Endogenous siRNAs derived from transposons and mRNAs in Drosophila somatic cells
Department of Biochemistry and Molecular Pharmacology; Program in Molecular Medicine; Department of Molecular Genetics and Microbiology; Program in Bioinformatics and Integrative Biology; Graduate School of Biomedical Sciences
Life Sciences | Medicine and Health Sciences
Small interfering RNAs (siRNAs) direct RNA interference (RNAi) in eukaryotes. In flies, somatic cells produce siRNAs from exogenous double-stranded RNA (dsRNA) as a defense against viral infection. We identified endogenous siRNAs (endo-siRNAs), 21 nucleotides in length, that correspond to transposons and heterochromatic sequences in the somatic cells of Drosophila melanogaster. We also detected endo-siRNAs complementary to messenger RNAs (mRNAs); these siRNAs disproportionately mapped to the complementary regions of overlapping mRNAs predicted to form double-stranded RNA in vivo. Normal accumulation of somatic endo-siRNAs requires the siRNA-generating ribonuclease Dicer-2 and the RNAi effector protein Argonaute2 (Ago2). We propose that endo-siRNAs generated by the fly RNAi pathway silence selfish genetic elements in the soma, much as Piwi-interacting RNAs do in the germ line.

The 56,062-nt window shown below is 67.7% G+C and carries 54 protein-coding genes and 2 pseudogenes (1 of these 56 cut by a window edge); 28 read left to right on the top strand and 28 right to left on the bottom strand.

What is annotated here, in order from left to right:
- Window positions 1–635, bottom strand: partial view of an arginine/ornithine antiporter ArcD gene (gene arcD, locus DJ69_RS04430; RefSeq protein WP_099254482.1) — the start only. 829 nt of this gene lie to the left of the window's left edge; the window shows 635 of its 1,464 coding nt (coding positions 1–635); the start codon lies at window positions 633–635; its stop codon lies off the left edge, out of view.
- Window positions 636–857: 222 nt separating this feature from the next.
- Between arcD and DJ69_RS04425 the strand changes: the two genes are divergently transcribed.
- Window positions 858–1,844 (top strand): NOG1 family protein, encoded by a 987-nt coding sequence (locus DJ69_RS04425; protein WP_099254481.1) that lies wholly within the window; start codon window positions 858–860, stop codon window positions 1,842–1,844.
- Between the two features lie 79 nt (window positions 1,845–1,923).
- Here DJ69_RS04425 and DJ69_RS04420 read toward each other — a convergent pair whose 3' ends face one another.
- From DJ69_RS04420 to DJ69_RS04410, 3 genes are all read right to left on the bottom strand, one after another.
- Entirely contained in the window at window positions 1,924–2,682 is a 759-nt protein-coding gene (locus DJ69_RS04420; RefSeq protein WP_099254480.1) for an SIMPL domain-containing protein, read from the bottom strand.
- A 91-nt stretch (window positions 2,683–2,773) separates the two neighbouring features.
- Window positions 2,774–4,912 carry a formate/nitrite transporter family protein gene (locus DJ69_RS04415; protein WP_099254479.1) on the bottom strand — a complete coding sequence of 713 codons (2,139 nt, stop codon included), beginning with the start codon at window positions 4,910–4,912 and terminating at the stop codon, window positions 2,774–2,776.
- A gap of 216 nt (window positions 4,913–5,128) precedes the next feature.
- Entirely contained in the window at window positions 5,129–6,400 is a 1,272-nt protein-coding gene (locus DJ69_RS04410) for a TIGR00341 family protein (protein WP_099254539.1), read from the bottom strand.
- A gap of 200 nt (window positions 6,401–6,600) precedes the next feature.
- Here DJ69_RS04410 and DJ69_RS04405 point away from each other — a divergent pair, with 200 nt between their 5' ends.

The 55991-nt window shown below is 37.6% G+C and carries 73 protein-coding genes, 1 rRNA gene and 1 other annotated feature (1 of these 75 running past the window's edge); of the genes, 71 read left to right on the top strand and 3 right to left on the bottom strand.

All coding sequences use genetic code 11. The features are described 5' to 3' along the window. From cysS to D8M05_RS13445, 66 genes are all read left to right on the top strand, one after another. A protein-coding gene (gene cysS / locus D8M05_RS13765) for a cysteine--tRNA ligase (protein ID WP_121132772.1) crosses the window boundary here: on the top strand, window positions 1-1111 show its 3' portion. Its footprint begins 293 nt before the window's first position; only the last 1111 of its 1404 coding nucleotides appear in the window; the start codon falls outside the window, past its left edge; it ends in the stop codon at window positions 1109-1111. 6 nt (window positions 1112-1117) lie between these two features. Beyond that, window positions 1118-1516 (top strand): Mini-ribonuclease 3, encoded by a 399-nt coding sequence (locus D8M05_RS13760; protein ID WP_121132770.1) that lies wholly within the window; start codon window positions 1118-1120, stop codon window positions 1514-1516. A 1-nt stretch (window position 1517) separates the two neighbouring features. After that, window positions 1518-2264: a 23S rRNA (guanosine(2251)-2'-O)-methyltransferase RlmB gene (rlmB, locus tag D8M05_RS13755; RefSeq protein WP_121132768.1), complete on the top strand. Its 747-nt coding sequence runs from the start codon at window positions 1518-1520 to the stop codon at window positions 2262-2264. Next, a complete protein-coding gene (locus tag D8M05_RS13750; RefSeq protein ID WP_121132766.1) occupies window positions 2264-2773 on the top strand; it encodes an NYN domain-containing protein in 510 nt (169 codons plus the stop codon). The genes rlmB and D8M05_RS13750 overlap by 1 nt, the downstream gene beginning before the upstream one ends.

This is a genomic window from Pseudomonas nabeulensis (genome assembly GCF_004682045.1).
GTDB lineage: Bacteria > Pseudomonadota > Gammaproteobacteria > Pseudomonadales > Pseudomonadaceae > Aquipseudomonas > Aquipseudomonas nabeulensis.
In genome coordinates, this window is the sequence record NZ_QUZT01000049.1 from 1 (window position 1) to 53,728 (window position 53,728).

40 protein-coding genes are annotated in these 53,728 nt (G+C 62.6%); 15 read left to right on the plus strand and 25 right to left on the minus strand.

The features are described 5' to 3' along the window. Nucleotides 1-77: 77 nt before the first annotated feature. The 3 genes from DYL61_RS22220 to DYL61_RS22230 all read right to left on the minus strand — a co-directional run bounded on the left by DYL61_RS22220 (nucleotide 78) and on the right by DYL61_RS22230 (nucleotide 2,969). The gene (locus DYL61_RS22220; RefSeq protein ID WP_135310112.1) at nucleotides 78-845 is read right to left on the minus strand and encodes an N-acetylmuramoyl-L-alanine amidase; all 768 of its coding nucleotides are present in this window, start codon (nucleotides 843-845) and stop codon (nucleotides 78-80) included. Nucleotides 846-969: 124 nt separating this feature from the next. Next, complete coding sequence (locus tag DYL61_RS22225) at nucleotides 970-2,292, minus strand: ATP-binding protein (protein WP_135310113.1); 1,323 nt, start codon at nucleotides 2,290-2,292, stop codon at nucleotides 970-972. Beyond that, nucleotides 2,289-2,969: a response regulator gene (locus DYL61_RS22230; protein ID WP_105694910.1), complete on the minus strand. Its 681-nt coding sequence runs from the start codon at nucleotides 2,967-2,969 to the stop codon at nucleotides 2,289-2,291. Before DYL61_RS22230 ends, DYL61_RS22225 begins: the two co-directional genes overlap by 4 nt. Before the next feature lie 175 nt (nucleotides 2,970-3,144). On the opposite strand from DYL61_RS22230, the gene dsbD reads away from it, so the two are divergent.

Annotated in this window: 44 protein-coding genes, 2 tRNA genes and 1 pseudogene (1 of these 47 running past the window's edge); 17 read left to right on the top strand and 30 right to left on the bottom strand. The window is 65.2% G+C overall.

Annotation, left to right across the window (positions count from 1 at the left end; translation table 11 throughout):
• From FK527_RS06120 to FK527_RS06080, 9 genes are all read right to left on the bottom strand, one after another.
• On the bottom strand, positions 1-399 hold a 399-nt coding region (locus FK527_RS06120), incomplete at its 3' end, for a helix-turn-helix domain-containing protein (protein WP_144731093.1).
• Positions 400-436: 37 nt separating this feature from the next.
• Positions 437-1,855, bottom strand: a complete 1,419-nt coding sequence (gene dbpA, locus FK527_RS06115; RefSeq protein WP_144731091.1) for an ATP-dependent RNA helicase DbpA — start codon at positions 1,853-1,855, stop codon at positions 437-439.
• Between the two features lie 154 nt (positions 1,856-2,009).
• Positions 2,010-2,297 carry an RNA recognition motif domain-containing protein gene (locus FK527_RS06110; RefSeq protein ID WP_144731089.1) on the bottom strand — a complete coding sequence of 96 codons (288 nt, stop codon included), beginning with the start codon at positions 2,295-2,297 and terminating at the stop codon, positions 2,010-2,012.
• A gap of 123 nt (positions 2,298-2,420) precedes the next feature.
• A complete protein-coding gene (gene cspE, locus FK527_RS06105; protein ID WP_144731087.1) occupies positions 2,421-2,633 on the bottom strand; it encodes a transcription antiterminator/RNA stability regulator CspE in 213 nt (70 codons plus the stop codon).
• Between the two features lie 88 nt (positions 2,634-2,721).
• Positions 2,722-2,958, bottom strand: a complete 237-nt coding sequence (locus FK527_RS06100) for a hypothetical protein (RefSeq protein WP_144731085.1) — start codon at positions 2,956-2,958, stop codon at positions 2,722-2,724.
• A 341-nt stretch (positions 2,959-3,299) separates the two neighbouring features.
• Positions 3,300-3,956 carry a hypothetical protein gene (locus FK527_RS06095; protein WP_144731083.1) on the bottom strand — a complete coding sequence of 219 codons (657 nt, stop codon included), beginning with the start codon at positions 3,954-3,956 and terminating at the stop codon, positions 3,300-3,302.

DOI of Published Version
Science. 2008 May 23;320(5879):1077-81. Epub 2008 Apr 10. Link to article on publisher's site
Science (New York, N.Y.)
Ghildiyal, Megha; Seitz, Herve; Horwich, Michael D.; Li, Chengjian; Du, Tingting; Lee, Soohyun; Xu, Jia; Kittler, Ellen L. W.; Zapp, Maria L.; Weng, Zhiping; and Zamore, Phillip D., "Endogenous siRNAs derived from transposons and mRNAs in Drosophila somatic cells" (2008). GSBS Student Publications. 1606.